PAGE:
An Indigenous Voice to Parliament would only be the latest in a succession of Indigenous advisory bodies that have all been ignored and then scrapped, writes Jasmine Ali
Labor’s plan for an Indigenous Voice to Parliament is being promoted as a transformative reform that will solve all manner of critical issues.
Indigenous Affairs Minister Linda Burney, for example, argues that the current social crisis in Alice Springs would have been avoided if a Voice was already in place “because we would be getting practical advice from people who are representative of the community”.
But the government receives no shortage of advice from many different Indigenous representative bodies.
It’s not a lack of understanding of Aboriginal needs and perspectives that leads to destructive policy. Powerful interests in Australia benefit from the continuing, grinding oppression of Aboriginal people and the unfettered exploitation of Aboriginal lands.
Since the early 1970s, often under pressure from demands for self-determination, both Labor and Liberal Federal governments have set up and disbanded national advisory bodies.
Time and again, Aboriginal leaders became frustrated at the severe limitations imposed on them. Yet the proposed Voice to Parliament maintains the weakest features of previous advisory bodies.
National Aboriginal Consultative Committee
In 1973, the Whitlam Labor government established the National Aboriginal Consultative Committee (NACC). This was a moment of real hope in Aboriginal affairs.
Radical Aboriginal rights protests, such as the Gurindji strike that started in 1966, had culminated in the establishment of the Aboriginal Tent Embassy in 1972.
These protests helped kick out the Liberals and forced Labor to articulate a clear break with the policy of assimilation, promising “self-determination” as they took office. Whitlam established a Department of Aboriginal Affairs (DAA) led by a minister, Gordon Bryant, who initiated the NACC by creating an Aboriginal electoral roll and holding national elections. Forty-one representatives were elected from a total of 193 candidates.
Buoyed by broad momentum for change, about 75 per cent of the adult Aboriginal population enrolled to vote and 80 per cent of those enrolled voted. This would prove to be an historic high point for Aboriginal participation in such processes.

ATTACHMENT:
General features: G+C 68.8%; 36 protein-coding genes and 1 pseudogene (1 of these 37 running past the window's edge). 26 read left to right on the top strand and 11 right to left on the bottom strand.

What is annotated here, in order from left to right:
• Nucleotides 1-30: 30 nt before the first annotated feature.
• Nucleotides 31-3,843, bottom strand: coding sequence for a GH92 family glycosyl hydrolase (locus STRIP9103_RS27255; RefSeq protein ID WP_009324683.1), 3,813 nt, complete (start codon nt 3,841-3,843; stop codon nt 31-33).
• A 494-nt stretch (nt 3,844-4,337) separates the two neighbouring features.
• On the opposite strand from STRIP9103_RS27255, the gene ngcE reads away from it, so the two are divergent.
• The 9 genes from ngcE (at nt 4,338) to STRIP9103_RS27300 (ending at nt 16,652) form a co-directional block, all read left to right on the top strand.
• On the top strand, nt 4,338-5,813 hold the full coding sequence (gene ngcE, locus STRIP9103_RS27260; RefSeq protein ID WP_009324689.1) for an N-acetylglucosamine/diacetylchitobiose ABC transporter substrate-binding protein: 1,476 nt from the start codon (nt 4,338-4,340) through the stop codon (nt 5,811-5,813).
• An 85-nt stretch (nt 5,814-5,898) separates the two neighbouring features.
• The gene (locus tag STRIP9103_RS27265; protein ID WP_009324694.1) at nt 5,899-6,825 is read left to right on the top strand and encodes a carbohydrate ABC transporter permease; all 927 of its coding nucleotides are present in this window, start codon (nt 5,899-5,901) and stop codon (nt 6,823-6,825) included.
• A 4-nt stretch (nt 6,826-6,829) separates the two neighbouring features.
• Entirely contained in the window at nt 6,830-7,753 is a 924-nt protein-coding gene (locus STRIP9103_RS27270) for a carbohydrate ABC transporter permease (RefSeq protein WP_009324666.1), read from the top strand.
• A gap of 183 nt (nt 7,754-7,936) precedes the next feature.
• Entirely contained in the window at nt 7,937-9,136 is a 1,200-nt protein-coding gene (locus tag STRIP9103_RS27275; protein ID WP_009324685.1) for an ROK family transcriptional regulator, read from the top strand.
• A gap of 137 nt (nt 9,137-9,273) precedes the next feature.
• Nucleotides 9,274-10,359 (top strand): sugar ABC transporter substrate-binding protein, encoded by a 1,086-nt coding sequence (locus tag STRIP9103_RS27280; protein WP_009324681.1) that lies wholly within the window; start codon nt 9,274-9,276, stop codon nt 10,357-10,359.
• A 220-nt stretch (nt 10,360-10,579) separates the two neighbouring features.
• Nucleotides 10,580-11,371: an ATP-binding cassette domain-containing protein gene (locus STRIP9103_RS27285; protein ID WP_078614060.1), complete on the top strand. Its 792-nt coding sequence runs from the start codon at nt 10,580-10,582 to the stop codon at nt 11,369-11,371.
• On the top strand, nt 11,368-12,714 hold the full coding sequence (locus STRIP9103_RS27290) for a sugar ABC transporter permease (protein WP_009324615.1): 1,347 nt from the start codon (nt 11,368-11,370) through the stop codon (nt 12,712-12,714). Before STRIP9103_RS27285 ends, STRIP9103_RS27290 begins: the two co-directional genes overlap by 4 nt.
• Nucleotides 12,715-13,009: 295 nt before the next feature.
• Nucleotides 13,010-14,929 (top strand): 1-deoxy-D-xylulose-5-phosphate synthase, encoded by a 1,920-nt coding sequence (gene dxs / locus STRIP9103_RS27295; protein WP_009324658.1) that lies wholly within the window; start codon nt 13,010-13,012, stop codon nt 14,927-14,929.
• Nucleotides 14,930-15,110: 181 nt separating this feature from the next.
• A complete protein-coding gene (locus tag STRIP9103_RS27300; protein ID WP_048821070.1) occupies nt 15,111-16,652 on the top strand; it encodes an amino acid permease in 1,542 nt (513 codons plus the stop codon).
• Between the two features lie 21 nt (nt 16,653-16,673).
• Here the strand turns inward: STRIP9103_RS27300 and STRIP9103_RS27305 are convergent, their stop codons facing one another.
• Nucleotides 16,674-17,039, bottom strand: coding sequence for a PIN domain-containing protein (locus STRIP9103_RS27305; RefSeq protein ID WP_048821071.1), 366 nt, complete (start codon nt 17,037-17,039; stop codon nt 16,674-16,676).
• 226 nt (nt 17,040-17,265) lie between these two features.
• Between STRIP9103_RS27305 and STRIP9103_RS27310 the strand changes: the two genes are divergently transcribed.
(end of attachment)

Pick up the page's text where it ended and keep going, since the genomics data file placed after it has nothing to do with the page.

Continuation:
Several prominent Aboriginal activists were elected, including Harry Hall from Walgett, a former shearer and union activist who won union support for protests in 1964 against the jailing of two young boys from his community. In Melbourne, Bruce McGuinness, who popularised ideas of “Black Power”, was elected and radical union activist Chicka Dixon helped get candidates elected.
The NACC had scope to advise the minister in relation to “all matters affecting Aboriginal people”. In 1976, it declared all Aboriginal prisoners held in Australian jails were political prisoners. It said: “These prisoners have never been given the opportunity to understanding their position as Aborigines within the total alien white Australian society and that they were victims of that society.”
The NACC also called for a royal commission into police brutality towards Aboriginal people across Australia and called to protect sacred sites and oppose mining operations in Kakadu National Park and Aboriginal reserves.
But from the outset, the NACC’s effectiveness was stifled by government. Black Power militants like Paul Coe called its establishment an exercise in “lip-service” and “political propaganda” by the Whitlam government because it had only an advisory role with “no guarantee its recommendations will be implemented”.